Report: Apple drops jailbreak detection API from iOS 4.2.1

After introducing an API that allowed developers to check on an iOS device to see if its operating system had been compromised (read: jailbroken) less than six months ago, Apple has now unexpectedly dropped the functionality from iOS 4.2.1.

Apple

After introducing an API that allowed developers to check on an iOS device to see if its operating system had been compromised (read: jailbroken) less than six months ago, Apple has now unexpectedly dropped the functionality from iOS 4.2.1.

The jailbreak detection API was part of the mobile device management (MDM) API which was introduced with iOS 4 in June this year, according to NetworkWorld. Now, device management vendors say Apple has dropped the API while also saying that there are alternatives to checking on whether an iOS device has been jailbroken.

So, it remains a mystery as to why Apple would no longer provide the ability to check for jailbroken software on their devices. Perhaps its a peace offering to the jailbreak community that has often been at odds with Apple, continually having to recode exploits to keep iOS devices jailbroken after updates.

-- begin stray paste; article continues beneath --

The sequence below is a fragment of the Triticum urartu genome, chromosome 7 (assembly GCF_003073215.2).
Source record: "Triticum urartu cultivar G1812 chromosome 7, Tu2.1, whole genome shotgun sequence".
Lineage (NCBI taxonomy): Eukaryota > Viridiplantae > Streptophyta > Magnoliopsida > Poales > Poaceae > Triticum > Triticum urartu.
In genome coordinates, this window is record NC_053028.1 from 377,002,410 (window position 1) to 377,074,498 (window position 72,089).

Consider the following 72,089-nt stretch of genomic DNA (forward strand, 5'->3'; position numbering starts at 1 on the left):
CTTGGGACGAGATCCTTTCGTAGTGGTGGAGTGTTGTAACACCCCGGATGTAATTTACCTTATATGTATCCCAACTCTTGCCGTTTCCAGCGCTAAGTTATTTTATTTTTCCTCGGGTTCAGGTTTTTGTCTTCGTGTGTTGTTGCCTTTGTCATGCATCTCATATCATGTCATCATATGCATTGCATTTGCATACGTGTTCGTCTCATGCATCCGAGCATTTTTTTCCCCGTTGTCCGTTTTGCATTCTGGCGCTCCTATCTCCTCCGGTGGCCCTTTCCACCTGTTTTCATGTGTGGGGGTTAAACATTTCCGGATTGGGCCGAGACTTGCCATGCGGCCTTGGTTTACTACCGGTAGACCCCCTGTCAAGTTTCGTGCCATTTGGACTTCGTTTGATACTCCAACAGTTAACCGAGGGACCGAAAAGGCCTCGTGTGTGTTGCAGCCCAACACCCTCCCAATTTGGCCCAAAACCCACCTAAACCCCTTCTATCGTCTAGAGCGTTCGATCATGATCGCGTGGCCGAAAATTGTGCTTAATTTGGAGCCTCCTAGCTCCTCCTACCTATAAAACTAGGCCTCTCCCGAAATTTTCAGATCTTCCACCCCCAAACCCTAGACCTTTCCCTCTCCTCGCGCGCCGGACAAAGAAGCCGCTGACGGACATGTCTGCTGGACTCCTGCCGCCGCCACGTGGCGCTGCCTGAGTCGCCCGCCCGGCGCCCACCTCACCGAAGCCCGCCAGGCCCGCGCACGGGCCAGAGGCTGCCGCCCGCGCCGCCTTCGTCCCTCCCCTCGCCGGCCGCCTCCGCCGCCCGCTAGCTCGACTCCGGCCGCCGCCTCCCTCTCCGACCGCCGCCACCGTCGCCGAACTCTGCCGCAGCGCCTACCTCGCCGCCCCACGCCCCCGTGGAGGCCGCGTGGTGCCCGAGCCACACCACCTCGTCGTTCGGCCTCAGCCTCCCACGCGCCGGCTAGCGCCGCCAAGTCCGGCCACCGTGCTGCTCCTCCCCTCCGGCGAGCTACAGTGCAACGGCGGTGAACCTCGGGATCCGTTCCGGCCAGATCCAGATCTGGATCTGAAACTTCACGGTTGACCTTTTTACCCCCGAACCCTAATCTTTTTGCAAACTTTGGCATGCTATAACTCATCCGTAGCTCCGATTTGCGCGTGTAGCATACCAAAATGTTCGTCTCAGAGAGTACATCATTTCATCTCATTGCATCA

One major player in the jailbreak community isn't buying that though. MuscleNerd tweets:

"Apple removed their "jailbreak detection API" in 4.2...we didn't even attempt to fool it (honestly!)"

MDM engineers do not seem to have much to add:

"We used it when it was available, but as an adjunct," says Joe Owen, vice president of engineering at Sybase, which offers the Afaria device management software. "I'm not sure what motivated their removing that....I've not had anyone [at enterprise customer sites] talk to me about this API being present or being removed."

Most likely, Apple discovered that while allowing developers access to iOS information for the purposes of detecting if a jailbroken iPhone, iPod Touch, or iPad was being used on their network could be helpful, it might also lead to devastating circumventions from the hacking community.

Since MDM professionals have other methods of detection without the API, Apple probably decided it would be best to leave it to third-party engineers to detect jailbroken devices.

 

Join the discussion

Conversation powered by Livefyre

Don't Miss
Hot Products
Trending on CNET

HOT ON CNET

Want affordable gadgets for your student?

Everyday finds that will make students' lives easier: chargers, cables, headphones, and even a bona fide gadget or two!